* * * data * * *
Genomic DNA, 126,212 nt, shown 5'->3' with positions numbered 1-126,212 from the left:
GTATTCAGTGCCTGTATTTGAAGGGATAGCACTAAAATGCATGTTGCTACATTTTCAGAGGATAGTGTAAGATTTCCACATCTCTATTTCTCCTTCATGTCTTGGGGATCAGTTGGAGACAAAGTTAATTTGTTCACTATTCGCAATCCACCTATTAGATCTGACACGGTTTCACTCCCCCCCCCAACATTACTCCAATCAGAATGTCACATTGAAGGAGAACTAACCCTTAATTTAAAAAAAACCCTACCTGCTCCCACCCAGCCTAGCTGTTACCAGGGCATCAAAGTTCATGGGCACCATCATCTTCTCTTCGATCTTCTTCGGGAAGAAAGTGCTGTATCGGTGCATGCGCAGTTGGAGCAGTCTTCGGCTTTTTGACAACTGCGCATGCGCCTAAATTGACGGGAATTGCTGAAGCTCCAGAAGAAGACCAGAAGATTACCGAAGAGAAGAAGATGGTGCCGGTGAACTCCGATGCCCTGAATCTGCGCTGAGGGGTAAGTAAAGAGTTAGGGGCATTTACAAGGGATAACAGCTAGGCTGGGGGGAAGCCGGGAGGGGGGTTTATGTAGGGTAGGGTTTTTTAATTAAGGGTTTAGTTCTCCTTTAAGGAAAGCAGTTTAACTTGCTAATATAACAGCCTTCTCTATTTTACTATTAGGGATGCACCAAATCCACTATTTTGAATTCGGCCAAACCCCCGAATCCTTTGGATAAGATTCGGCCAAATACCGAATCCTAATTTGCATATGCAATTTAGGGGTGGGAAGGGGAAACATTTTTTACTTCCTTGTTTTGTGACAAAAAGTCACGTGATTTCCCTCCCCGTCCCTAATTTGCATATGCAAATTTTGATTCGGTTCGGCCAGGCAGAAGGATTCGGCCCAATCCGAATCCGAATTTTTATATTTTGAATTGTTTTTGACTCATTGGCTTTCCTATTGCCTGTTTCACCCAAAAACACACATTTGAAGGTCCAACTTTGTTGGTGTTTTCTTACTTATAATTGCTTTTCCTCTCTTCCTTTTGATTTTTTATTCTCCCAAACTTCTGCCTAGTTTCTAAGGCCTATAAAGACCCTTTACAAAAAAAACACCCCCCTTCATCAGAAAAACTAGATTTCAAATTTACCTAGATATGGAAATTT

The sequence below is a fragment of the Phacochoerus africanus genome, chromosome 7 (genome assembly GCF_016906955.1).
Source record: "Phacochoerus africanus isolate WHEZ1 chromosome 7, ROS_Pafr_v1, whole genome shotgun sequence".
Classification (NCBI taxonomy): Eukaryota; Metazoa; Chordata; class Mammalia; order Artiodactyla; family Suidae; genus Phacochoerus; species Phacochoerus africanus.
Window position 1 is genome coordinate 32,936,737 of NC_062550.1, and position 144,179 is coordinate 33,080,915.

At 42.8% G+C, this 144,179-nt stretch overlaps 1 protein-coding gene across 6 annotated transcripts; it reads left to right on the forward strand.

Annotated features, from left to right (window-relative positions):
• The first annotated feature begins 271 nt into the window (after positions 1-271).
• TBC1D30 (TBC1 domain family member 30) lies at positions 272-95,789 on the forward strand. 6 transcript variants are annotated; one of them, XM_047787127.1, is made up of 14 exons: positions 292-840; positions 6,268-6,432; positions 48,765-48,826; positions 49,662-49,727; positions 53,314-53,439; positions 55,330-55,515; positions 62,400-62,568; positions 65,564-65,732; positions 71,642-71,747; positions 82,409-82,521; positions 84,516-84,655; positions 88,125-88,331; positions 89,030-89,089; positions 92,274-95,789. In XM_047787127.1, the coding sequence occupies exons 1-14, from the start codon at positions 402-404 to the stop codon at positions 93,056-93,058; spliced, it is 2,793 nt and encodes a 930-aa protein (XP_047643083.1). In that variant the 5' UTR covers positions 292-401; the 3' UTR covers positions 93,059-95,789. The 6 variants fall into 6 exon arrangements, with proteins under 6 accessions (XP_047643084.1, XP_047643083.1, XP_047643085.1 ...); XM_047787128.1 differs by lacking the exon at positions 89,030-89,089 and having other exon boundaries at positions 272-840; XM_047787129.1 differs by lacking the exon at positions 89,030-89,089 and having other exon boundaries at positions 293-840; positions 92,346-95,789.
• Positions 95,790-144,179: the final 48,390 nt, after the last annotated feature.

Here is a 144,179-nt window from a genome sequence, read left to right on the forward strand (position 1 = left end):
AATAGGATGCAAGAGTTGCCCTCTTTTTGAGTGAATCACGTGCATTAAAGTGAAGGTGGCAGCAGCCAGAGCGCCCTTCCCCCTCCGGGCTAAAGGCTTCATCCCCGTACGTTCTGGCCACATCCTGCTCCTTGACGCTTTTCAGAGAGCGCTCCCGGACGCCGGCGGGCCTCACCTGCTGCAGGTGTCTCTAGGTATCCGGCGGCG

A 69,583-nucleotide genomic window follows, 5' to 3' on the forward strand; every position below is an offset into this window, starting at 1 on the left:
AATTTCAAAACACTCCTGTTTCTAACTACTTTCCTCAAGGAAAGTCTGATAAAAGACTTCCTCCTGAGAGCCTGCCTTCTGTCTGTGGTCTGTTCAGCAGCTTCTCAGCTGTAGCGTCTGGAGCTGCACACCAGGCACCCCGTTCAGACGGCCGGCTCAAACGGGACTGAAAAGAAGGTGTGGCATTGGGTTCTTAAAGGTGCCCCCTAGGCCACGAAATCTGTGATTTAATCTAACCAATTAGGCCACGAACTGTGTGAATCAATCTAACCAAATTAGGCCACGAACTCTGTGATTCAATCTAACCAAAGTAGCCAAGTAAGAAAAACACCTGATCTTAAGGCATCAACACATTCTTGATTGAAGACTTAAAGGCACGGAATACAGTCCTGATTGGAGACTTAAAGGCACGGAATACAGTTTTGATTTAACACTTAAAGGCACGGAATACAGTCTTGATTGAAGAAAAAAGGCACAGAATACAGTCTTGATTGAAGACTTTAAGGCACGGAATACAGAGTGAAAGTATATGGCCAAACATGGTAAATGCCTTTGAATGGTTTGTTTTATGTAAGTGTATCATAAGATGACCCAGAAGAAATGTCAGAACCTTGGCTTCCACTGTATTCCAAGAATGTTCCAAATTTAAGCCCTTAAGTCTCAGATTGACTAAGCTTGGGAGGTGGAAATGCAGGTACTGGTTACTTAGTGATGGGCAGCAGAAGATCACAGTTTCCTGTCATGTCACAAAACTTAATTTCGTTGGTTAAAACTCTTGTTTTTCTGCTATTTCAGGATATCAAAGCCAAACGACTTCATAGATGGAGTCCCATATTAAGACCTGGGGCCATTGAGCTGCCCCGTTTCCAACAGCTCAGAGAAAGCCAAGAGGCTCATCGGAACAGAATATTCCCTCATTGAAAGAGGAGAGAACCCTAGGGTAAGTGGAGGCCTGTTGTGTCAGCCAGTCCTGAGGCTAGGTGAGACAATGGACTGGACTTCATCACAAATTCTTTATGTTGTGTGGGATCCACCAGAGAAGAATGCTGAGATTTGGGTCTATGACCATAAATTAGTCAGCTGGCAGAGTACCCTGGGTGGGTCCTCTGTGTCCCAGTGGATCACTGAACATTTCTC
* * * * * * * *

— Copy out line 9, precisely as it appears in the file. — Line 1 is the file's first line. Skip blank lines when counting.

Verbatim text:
• The first annotated feature begins 271 nt into the window (after positions 1-271).